Surrogates perceived that feeding tubes had greater benefits for patients with dementia than actually exist, results of small prospective survey indicate.
“Feeding patients with dementia through percutaneous endoscopically inserted gastrostomy (PEG) tubes has not been shown to improve functional status, nutritional status, or mortality, despite its frequent use,” Jeffrey T. Berger, MD, and colleagues from Winthrop University Hospital in Mineola, N.Y., wrote in Archives of Internal Medicine.
However, among the 39 surrogates who had consented to PEG tube placement for inpatients with late-stage dementia, 50% reported that they expected the PEG tube to improve the patient’s overall condition, and 10% expected improvements in function.
“Decisions for PEG may reflect an emotional response to avoid ‘starvation,'” the researchers wrote. “The personal, nonevidence-based views of many health professionals about tube feeding for cases of dementia may also contribute to PEG misuse.”
Limited knowledge regarding tube feeding may be to blame, according to the researchers. Responses from a questionnaire that surrogates completed one week after tube insertion showed that most thought that they had received adequate information about the procedure’s benefits (58% adequate, 40% very complete) and harms (65% adequate, 33% very complete).
Specific benefits recalled included improved nutrition (97%), strength (28%), condition maintenance (26%) and healing (13%).
Potential harms remembered from the consent process were bleeding (72%), infection (69%), perforation (59%), and aspiration (3%).
Despite expressing overall satisfaction with the informed consent process, the researchers pointed out that the true risk of aspiration was “vastly underrepresented,” and the likelihood of improved condition, overrepresented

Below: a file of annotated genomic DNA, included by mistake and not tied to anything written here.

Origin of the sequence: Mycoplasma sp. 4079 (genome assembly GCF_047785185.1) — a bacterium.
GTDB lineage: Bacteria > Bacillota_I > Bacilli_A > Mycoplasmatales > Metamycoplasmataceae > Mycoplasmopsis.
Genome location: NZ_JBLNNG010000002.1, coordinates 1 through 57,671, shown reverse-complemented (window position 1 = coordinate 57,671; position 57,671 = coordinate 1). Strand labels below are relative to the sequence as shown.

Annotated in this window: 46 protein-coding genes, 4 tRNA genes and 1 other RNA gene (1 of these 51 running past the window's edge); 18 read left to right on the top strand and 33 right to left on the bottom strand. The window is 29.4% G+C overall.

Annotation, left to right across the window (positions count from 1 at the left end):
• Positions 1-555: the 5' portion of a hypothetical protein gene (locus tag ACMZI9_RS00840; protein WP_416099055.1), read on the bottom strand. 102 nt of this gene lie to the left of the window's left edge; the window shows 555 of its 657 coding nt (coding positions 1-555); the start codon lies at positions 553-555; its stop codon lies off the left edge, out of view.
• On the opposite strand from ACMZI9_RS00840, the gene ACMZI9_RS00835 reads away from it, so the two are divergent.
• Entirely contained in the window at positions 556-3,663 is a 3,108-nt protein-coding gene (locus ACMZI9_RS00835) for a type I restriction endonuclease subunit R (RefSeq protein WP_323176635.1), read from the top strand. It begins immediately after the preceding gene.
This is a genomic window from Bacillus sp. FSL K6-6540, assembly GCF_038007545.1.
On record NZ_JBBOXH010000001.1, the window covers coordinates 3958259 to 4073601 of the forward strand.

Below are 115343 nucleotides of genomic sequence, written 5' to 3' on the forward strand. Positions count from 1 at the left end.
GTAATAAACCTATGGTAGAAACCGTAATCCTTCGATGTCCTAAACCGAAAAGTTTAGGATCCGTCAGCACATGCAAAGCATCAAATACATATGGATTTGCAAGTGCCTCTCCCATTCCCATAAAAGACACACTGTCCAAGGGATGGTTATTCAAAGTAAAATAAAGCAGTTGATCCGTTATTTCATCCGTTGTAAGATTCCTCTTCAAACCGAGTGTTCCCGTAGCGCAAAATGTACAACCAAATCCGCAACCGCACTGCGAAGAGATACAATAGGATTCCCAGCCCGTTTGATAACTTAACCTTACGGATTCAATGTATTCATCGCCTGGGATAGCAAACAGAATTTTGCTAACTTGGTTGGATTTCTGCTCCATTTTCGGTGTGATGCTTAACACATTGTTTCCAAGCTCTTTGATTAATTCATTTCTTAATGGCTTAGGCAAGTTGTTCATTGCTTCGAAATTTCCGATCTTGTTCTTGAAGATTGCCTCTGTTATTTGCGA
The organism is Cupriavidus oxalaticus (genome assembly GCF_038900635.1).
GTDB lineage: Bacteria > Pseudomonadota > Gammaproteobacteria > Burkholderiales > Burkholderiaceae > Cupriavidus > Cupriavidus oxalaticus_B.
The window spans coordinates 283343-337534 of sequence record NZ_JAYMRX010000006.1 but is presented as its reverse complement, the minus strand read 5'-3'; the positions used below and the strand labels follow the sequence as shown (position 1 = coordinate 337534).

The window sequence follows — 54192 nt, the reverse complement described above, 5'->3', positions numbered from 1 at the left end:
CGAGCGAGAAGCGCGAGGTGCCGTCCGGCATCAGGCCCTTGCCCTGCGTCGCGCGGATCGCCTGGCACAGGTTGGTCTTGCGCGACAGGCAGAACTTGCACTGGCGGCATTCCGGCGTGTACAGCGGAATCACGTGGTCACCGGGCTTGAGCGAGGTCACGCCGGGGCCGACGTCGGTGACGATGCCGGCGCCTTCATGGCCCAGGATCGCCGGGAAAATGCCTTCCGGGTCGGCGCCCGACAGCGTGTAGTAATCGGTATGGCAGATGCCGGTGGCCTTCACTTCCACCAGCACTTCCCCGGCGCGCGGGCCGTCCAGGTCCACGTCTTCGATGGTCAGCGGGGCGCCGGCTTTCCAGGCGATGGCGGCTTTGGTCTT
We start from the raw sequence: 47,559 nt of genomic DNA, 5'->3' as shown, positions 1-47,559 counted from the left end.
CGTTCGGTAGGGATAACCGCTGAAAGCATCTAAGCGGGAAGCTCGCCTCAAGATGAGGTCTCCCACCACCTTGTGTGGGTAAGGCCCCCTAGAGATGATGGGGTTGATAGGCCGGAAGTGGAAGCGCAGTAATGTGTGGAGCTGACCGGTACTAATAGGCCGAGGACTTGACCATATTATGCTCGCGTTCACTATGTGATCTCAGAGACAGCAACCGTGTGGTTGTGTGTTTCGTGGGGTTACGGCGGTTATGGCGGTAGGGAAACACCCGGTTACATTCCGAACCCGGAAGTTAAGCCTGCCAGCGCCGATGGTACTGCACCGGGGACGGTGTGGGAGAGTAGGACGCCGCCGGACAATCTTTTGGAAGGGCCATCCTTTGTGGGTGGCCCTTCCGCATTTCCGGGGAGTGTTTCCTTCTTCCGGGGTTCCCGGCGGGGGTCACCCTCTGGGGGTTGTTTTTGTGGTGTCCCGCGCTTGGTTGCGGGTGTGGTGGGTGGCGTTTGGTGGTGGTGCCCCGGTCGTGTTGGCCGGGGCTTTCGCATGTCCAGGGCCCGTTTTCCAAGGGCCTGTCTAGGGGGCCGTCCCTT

These data underscore the need for a more robust process for PEG consent, which should include verification of surrogates’ factual knowledge about PEG to ensure realistic expectations,” the researchers wrote.
When questioned about their decision making process, 56% of surrogates said that they based their decisions on what they thought were the patient’s best interests, whereas 10% said they knew the patient’s explicit wishes and 33% said they based their decision on inferred wishes.
Although 43% of patients had completed an advanced directive, 25% of surrogates indicated that they would go against these wishes to consent to feeding tube placement.
“Because feeding, orally or medically, carries great symbolic and emotional weight for surrogates, psychosocial supports and palliative care resources should also be integrated into the consent process,” the researchers wrote.
They called for additional research to further examine surrogates’ decision making process, as well as physician behavior and bias.